‘As Shane MacGowan almost said: Would everyone please calm down?’

A recent statement from MacGowan addressed the annual controversy concerning that gay slur in that Christmas song with great reasonableness

Shane MacGowan and the Popes at the Olympia Theatre, Dublin, 2003. Photograph: Haydn West/PA

Shane MacGowan and the Popes at the Olympia Theatre, Dublin, 2003. Photograph: Haydn West/PA

 

Let’s try an experiment. I’ll write a piece suggesting I’m sick of looking at beards. There was a time when only sailors, mountaineers and Rolf Harris left their face fully carpeted. Our cities’ gentrified districts now groan with bespoke milliners who, from the nose to the neck, could pass for Brian Blessed. I’ve got no real reason to be annoyed by this. So what? I’d like to see an end to all beards anyway.

How long would it take for tabloids, phone-in shows and social media to suggest that “The Irish Times wants to ban beards”. What next? If this goes on the PC Brigade (in which I hold the rank of second lieutenant) will be bursting into our homes and yanking nose hair from our blameless orifices.

Okay, that probably wouldn’t happen. Nobody pays any attention to me. But, as recent weeks have confirmed, it takes only the mildest complaint for aggrieved maniacs to start brandishing the B-word.

There are no snowflakes like the snowflakes who go on endlessly about other people being snowflakes

Let’s not get too deep into the rights and wrongs of broadcasting Fairytale of New York uncensored. A recent statement from Shane MacGowan – the key message of which was: “Calm down, everybody!” – addressed the annual controversy concerning that gay slur with great reasonableness. Think what you like.

Think also what you wish about the controversy concerning the ancient duet Baby, It’s Cold Outside. This is a trickier one. In recent years, some commentators have wondered if the lyrics are a little dubious. “Say, what’s in this drink?” the woman warbles as she tries to escape the attention of her male partner (or assailant). Ha ha! He’s drugged her cocktail. Those crazy crooners.

Then there was that extraordinary tweet from People for the Ethical Treatment of Animals. Nobody is yet sure if Peta wasn’t working a massive troll here. If so, it partially worked. The campaigning body’s name was suddenly everywhere on social media. Unfortunately, almost every comment was seasoned with ridicule. The tweet argued that people should stop using idioms that contain references to violence against animals. So “kill two birds with one stone” might give way to “feed two birds with one scone.” You might think about saying “bring home the bagels” rather than “bring home the bacon.” Okay, let’s not beat around the badger (I know that’s not a thing, but nor is Peta’s suggested “take the flower by the thorns” for “take the bull by the horns.”) This is just plain idiotic – not least because it’s a bad idea to feed cake or bread to birds. On that one we fail to be neutral.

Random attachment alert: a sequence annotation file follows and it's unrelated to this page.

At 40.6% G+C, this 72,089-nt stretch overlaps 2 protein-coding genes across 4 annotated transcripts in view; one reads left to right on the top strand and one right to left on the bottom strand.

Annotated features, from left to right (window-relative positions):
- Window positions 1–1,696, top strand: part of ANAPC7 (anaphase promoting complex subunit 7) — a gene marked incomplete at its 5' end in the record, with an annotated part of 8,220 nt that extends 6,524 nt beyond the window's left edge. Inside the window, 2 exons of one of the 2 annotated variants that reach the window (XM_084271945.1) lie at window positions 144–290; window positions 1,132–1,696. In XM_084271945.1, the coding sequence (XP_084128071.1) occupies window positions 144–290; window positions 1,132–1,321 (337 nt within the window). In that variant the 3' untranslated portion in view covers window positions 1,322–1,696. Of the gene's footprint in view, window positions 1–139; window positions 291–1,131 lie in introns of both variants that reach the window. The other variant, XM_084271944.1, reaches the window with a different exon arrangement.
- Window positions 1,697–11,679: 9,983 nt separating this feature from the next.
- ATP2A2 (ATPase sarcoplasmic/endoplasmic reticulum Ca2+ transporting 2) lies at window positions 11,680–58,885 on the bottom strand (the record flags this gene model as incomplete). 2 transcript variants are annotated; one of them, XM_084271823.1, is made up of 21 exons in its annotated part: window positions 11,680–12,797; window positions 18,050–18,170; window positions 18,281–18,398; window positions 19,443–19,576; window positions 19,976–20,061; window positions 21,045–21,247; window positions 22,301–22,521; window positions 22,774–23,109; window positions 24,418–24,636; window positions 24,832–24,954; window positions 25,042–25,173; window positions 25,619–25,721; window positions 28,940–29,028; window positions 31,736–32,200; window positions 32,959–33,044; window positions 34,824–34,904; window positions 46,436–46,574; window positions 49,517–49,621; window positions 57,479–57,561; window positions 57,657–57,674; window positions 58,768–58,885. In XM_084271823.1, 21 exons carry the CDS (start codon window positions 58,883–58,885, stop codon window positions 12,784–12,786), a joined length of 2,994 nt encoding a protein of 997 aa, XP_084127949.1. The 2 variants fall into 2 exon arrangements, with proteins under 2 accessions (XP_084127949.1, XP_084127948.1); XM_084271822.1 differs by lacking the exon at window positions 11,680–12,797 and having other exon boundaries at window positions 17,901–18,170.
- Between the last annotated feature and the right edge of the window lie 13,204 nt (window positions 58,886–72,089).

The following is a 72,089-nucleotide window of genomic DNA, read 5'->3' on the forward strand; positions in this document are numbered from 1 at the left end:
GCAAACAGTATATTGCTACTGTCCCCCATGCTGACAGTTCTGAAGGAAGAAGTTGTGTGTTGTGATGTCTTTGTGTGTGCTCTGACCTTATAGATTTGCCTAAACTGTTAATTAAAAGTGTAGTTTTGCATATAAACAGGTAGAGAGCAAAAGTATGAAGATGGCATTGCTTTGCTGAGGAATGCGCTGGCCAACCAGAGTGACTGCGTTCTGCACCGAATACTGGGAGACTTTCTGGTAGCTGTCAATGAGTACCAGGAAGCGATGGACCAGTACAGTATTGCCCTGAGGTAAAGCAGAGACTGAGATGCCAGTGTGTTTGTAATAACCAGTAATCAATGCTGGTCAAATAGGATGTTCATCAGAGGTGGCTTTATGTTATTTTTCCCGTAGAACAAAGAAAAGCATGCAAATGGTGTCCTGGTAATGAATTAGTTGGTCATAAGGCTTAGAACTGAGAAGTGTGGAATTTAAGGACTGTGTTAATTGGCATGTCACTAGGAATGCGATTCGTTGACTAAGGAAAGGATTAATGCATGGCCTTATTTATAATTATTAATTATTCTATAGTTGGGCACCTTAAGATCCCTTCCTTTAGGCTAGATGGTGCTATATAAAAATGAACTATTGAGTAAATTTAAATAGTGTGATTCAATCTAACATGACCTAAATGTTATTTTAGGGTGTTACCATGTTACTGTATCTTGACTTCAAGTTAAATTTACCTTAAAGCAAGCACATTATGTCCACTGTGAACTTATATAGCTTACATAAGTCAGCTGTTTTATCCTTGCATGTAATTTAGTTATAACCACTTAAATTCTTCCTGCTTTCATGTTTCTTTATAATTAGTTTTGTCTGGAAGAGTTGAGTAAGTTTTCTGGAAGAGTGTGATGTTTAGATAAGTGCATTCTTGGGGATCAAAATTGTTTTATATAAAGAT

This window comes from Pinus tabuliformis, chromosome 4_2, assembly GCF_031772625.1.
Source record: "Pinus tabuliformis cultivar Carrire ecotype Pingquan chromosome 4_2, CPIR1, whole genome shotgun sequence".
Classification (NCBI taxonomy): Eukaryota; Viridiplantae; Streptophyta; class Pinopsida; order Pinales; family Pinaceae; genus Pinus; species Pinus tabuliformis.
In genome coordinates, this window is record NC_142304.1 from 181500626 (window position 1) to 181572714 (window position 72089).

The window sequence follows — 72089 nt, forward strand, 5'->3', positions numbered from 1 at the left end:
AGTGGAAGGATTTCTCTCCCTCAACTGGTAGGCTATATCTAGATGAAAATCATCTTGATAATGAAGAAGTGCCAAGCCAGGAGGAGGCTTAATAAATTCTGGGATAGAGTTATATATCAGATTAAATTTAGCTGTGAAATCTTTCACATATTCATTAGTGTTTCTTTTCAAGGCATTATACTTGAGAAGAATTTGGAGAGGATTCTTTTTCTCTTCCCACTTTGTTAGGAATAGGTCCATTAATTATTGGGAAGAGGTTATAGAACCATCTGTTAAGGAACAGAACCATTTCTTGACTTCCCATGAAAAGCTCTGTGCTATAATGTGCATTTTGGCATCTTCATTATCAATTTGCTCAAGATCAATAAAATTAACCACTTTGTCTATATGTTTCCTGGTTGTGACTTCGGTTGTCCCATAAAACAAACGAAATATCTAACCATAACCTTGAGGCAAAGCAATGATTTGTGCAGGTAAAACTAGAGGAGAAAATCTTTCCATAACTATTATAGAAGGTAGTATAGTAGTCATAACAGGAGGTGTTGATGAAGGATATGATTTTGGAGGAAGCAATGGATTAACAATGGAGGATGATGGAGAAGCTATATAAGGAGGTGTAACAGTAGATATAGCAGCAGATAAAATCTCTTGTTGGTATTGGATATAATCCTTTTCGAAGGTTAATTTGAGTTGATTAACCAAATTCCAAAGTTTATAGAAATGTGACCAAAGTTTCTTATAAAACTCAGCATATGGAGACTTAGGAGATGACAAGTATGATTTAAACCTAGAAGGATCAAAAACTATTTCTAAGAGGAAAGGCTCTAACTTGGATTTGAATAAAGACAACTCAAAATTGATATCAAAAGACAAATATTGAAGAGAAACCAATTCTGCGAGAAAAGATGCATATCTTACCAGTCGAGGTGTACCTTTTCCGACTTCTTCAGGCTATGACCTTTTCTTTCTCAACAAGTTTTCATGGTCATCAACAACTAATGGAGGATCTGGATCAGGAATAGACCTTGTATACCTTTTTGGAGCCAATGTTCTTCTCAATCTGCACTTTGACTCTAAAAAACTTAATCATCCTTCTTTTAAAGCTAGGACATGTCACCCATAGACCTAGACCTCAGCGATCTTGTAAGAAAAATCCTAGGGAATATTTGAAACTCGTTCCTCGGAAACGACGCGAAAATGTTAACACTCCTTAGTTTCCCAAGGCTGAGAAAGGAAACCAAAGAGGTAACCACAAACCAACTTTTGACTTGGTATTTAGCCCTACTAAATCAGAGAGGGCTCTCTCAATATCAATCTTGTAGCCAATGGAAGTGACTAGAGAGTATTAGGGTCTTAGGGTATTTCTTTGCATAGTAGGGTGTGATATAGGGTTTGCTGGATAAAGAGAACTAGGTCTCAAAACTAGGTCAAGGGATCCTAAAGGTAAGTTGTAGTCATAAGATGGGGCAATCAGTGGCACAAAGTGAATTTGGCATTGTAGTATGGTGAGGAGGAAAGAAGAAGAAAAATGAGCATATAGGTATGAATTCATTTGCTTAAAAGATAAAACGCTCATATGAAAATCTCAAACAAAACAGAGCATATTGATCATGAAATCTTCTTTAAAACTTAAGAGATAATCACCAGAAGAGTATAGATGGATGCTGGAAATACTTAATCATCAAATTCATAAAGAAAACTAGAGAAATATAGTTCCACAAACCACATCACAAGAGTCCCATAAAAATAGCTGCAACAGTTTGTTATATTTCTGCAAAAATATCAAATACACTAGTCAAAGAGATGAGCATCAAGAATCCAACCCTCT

If we let the millennial brats have their way, we’ll soon be risking arrest if we don’t refer to Personchester or African American Friday

Following news stories on each of these cases, the airwaves were alive with weepy suggestions that somebody, somewhere was trying to “ban” something. There are no snowflakes like the snowflakes who go on endlessly about other people being snowflakes. You couldn’t move for polls wondering disingenuously whether Fairytale of New York should be banned. Radio stations debated Peta’s call to “ban” phrases like those listed above. Others wept for the generation who fought wars so their great-grandchildren would have the freedom to “ban” Baby, It’s Cold Outside.

The conclusion was always the same. If we let the millennial brats have their way, we’ll soon be risking arrest if we don’t refer to that Lancashire city as Personchester or that shopping fiesta as African American Friday. Just you wait.

As Shane MacGowan almost said, would everybody calm down? Nobody is trying to ban anything. Every year there is some discussion as to whether that word in Fairytale of New York should be bleeped or whether the song should be left off certain playlists. Every year, somebody (though not MacGowan) dishonestly argues that “it actually means ‘lazy person’, you know?” Even if one radio station does decide not to play it, the tune will remain available on a dozen streaming sites. Nobody is banning Baby, It’s Cold Outside. A few American radio stations merely raised objections to the lyrics. Peta made no effort to prohibit you saying “flog a dead horse” (why would the horse care any more?) by legally enforceable diktat. It’s just an idle suggestion from a social-media drone with too much time on his hands.

It’s fitting that the conversation should arise at this time of year. ’Tis the season for gammon-headed loons to object to the “banning” of Christmas. According to Donald Trump, it has only become safe to say “Merry Christmas” again since he entered the Oval Office. They’re tearing down trees on Main Street. They’ve got Rudolph’s head on a stick. They’re rounding up elves and setting them to work in the tofu farms. They’ve arrested Santa just for wearing a beard. I saw it coming. The Irish Times called for just such a ban last week.

Would everybody please calm down?

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